Potomac River, Washington, DC, April 1, 2011
It was April 1, but it wasn't a joke. There were only two boats on the water when I arrived at
Fletcher's Boat House at 11:30am. Only four people were fishing for shad.

During shad season I will always be at Fletcher's Cove before Canal Road becomes a one-way commuter artery into The District. So that means I'm up early and at Fletcher's before 5:30am. However today I had a lot of things to complete in the morning and knowing that the crowds will probably be thick since reports said shad are begining to appear, I almost didn't go shad fishing. Why bother driving into The District when all the boats are probably gone and every shoreline casting spot is taken. But I did. And after a few hours I was really glad I did.

There was one boat out near the cove at the far end of the park and another boat anchored in the soft water just 50 yards downstream from the dock. I quickly anchored just outside a current seam and began fishing.

I started with a tandem rig--putting a shad fly with a red head and white body as the lead and a hot orange with flash shad fly as the dropper. I usually start off this way to see what color, and size, the shad will eat. My strategy was to start deep and gradually work up the water column. You shouldn't just tie on a fly and toss it out there and expect a hit. Maybe that will work later in the season, but you have to figure out not only what fly they want but where, and how deep, the fish are holding.
Start off with a measured amount of line, like 40 or 50 feet, then cast and let it sink but count the number of seconds you let it sink (based on the type of sinking fly line you are using) before begining a retrieve. The type of retrieve you use is also important and must be consistent once the fish begin to hit the fly. You can use a fast retrieve, a slow retrieve, a slow/fast retrieve, a jerky retrieve or a side-to-side retrieve. But this is the tough part. When you get a tap or a hookup, you have to note where the fish hit during your retrieve. Was it far from the boat? Close to the boat? Was the fly on the bottom or on the rise? Was it in the fast water or outside the current seam? If you can put all of these pieces together, you'll catch a few fish.

Since it was an overcast day, I thought the fish would be hanging more in the mid-water than down deep. That turned out to be correct. After several casts I brought a fish to the boat and noted which fly on the tandem rig it hit, reeled up excess fly line, then cast out to the general area where I had the take and began to retrieve. The second fish also took the same fly so I cut off the tandem rig and fished the prefered fly. The shad fought well and quite a few of them put a good bend on the rod. The looked healthy and very fat. I stopped counting once I passed 20 fish. What was even more amazing is that in the afternoon, everyone pulled up their rocks and left. I had the whole river to myself until about 5:30pm, when two other fly fishers rowed out and anchored above me. By then I was pretty fried and it was getting cold as the sun began to sink below the trees. After a shad broke of the fly, I went back to the dock.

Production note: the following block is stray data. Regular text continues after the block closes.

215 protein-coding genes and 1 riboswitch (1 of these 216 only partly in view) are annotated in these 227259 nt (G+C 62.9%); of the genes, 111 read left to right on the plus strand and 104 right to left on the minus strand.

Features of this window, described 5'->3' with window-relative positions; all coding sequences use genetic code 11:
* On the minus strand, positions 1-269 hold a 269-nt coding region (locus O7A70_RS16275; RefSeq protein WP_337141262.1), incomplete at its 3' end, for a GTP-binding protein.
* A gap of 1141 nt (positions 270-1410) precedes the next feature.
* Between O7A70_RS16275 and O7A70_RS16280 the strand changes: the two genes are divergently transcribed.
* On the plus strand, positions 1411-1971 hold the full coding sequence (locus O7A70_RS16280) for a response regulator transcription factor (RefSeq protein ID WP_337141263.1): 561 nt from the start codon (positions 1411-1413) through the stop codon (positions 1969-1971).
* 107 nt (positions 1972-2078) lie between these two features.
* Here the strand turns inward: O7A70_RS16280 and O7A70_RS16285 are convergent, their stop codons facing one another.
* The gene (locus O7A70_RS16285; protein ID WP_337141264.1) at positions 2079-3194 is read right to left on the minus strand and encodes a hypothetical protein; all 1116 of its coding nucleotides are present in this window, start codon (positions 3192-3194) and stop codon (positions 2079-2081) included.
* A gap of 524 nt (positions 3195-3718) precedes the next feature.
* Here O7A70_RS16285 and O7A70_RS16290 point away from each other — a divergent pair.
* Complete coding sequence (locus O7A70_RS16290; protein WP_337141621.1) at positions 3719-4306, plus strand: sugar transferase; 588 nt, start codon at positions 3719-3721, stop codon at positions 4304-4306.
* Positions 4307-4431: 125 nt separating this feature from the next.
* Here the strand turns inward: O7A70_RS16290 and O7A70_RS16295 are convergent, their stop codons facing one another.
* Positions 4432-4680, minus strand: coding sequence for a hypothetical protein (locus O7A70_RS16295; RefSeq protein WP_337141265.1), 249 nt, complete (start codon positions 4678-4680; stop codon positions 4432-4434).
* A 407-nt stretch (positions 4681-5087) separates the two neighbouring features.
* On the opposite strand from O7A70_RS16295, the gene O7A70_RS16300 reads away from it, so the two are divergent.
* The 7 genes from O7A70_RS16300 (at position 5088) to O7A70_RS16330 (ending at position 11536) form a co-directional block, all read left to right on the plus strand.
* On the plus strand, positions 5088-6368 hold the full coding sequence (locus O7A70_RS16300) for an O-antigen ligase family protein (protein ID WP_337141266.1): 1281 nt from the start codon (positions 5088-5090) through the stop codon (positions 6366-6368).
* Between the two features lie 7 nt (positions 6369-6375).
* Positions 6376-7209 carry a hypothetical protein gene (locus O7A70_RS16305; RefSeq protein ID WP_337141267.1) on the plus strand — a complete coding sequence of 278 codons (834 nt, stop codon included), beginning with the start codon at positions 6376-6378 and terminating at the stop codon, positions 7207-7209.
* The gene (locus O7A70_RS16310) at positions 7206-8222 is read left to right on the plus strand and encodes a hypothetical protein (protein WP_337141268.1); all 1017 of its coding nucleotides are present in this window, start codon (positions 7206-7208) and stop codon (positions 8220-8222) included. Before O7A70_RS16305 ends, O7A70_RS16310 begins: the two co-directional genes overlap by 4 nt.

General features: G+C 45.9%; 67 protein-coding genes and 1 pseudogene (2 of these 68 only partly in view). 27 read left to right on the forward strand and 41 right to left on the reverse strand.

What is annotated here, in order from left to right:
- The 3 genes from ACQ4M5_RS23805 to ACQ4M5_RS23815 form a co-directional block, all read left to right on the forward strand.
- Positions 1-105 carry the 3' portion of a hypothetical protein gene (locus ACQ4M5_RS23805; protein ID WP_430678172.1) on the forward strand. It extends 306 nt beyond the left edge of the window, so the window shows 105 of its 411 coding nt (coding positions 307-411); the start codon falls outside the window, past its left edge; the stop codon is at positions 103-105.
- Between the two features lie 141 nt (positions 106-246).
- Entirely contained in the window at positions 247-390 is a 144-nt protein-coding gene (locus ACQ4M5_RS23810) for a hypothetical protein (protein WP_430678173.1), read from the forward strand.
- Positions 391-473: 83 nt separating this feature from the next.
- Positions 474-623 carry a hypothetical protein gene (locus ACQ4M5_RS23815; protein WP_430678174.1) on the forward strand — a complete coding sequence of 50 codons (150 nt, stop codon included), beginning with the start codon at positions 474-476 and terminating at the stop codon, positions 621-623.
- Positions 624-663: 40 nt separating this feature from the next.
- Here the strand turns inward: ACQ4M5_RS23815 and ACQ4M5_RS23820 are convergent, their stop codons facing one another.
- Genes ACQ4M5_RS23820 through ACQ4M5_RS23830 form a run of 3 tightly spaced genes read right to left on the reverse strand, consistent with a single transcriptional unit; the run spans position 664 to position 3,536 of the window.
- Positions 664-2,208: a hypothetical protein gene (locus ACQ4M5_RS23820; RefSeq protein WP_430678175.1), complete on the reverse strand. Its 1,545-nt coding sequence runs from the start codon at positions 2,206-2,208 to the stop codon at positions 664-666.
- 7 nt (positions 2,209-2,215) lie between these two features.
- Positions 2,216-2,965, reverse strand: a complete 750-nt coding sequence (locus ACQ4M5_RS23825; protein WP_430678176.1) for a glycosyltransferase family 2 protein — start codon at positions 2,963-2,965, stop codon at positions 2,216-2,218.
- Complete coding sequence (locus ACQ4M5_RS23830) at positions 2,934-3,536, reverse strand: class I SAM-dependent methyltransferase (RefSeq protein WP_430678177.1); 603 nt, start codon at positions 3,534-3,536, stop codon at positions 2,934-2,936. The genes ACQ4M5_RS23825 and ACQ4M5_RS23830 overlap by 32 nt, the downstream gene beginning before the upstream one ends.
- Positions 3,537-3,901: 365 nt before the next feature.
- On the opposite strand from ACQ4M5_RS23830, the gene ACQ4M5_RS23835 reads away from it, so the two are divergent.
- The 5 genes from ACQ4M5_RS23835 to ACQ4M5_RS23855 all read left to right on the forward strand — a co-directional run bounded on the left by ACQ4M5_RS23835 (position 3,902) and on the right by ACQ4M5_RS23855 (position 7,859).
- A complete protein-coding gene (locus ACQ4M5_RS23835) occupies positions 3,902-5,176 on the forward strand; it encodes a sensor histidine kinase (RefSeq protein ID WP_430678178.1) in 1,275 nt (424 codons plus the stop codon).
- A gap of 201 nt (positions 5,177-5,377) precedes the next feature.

It was great day to fish. No people and the fish were biting. When I went back to the Fletcher's concession stand the guy behind the counter said I couldn't have been out on a better day. Lots of shad and no people around. He told me to enjoy it, because the crowds will soon arrive.

EQUIPMENT: I used a 7 weight fly rod with a full sink density-compensated line. Shad flies were in sizes 4 to 10 in various colors but chartreuse and orange with flash worked best.

DIRECTIONS: Fletcher's Boat House is located on the Potomac River in Washington, DC, two miles north of Key Bridge and one mile south of Chain Bridge, at the intersection of Reservoir Road and Canal Road. You will know you have reached the entrance to Fletcher's when you see the Abner Cloud House, an old white stone building, which is next to the canal on your left.

From 66 East, take the Rosslyn exit to Key Bridge. Stay in the left lane. Take a left onto Canal Road after crossing over Key Bridge. Stay in the left lane and turn left on Canal Road, and continue until you see the Abner Cloud House on your left. That narrow ramp is the entrance to Fletcher's. Go down the ramp and either park in the upper lot or go through the tunnel to the lower parking lot and dock access. During shad season the boat rental office opens at 6:30am. Boat rental fee is $20 for the day. You need a DC fishing license ($10 DC residents. $13 non-resident) to fish and Fletcher's sells this at the rental kiosk along with fishing equipment, bait, hot dogs, drinks and ice cream.

WARNING: Both lanes of Canal Road become ONE WAY into and out of DC during morning and evening rush hour during the weekdays. If you're hitting Fletcher's in the morning and following the route above you have until 5:30am to get there. If you miss it you must wait until 10:20am. Once it's one way you must come down Canal Road via Chain Bridge way and trying to make that turn into Fletcher's from that direction is a killer because that ramp is the only road into and out of the Boathouse parking lot and it faces towards Key Bridge. Canal Road becomes one way going towards Chain Bridge from 2:30 to 7pm, so you must hang a sharp U-turn when you leave.